Free Speech Platform Parler: ‘Facebook Egregiously Spun Their Six-Year Web of Lies’

Justin Sullivan/Getty Images
Justin Sullivan/Getty Images

Social media start-up Parler is once again punching above its weight class, saying that Facebook ought to pay more than the $5 billion fine recently approved by a federal judge for the company’s violations of user privacy.

Facebook agreed last year to pay a record $5 billion fine to the Federal Trade Commission to settle a government investigation into its privacy practices. The settlement, which was approved last week by a federal court in Washington, D.C., also requires Facebook to improve privacy protections for its 2 billion users and report to an independent oversight board.

The social media giant was caught up in the Cambridge Analytica scandal, in which the personal information of millions of Facebook users was used without their consent ahead of the 2016 presidential election.

Parler said in a statement Tuesday that $5 billion is inadequate given Facebook’s valuation, which exceeds $550 billion, and the seriousness of the offense.

“Facebook conned and misled its community members by using their private information to build an empire” Parler Chief Marketing Officer Elise Rhodes said in a statement this week.

“They got caught with their back against the wall and agreed to stop the abuse. Facebook then made the conscious and intentional decision to keep exploiting, plundering, and peddling their community member’s data for every possible penny with the objective to extract every ounce of flesh. While Facebook egregiously spun their six-year web of lies, their value exploded to nearly $600 billion. In that perspective, what’s a $5 billion fine?”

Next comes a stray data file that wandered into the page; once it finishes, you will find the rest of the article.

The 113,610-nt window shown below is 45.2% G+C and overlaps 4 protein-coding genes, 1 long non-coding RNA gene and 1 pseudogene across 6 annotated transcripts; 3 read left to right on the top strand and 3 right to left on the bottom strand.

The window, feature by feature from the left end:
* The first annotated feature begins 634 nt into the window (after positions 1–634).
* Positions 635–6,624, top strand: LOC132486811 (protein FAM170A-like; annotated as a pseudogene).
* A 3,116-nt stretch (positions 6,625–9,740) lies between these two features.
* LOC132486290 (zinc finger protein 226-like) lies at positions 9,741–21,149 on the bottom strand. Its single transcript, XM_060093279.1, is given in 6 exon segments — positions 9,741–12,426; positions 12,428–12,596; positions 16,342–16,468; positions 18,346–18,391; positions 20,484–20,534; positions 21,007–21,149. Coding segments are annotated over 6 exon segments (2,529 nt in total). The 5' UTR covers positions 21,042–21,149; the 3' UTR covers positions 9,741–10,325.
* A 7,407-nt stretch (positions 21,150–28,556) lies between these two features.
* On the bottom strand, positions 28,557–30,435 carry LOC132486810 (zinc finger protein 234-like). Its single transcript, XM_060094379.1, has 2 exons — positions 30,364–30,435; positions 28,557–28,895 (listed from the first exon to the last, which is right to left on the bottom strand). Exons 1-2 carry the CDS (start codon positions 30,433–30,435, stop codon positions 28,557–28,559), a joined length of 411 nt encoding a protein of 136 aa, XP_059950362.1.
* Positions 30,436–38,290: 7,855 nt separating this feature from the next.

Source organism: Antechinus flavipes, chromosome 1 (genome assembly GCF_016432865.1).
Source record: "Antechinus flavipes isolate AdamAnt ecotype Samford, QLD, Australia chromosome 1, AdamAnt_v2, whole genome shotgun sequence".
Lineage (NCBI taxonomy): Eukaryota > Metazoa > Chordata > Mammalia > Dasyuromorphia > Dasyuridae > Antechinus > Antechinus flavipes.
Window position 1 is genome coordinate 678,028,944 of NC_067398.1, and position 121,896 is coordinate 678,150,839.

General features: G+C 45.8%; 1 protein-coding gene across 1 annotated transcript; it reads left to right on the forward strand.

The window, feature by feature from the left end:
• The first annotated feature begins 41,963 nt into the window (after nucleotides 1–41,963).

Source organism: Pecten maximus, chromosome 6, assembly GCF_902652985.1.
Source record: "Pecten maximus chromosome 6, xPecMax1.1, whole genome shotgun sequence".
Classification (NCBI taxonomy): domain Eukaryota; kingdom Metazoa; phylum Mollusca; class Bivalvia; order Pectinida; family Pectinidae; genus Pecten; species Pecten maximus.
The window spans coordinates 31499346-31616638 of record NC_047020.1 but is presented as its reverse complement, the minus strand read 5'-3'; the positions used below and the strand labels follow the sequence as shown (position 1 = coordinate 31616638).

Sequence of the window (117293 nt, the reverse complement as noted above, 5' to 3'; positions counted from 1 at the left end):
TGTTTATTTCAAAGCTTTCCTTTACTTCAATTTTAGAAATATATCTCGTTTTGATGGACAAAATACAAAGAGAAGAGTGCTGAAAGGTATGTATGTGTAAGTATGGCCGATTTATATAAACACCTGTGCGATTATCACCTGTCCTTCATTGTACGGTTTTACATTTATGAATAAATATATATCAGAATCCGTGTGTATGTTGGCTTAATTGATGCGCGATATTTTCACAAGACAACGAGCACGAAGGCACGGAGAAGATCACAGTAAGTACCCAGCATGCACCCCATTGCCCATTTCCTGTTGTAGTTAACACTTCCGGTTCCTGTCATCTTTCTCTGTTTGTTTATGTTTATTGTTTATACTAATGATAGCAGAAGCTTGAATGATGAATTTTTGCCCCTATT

Facebook has defended the settlement, saying last week that it goes beyond what the law requires. “The agreement approved today goes beyond anything required by U.S. law, and we believe that it can and should serve as a roadmap for more comprehensive privacy regulation, as other parts of the world have explored. We hope this leads to further progress on developing consistent legislation in the U.S. and elsewhere,” Facebook Chief Privacy Officer Michel Protti said in a statement.

“Ultimately, our goal is to honor people’s privacy and focus on doing what’s right for people. We believe that’s what the billions of people who use our products expect from us, and we’re going to keep doing that work for them.”

Parler, which launched in 2018, promotes itself as a politically unbiased platform that protects its users’ rights.

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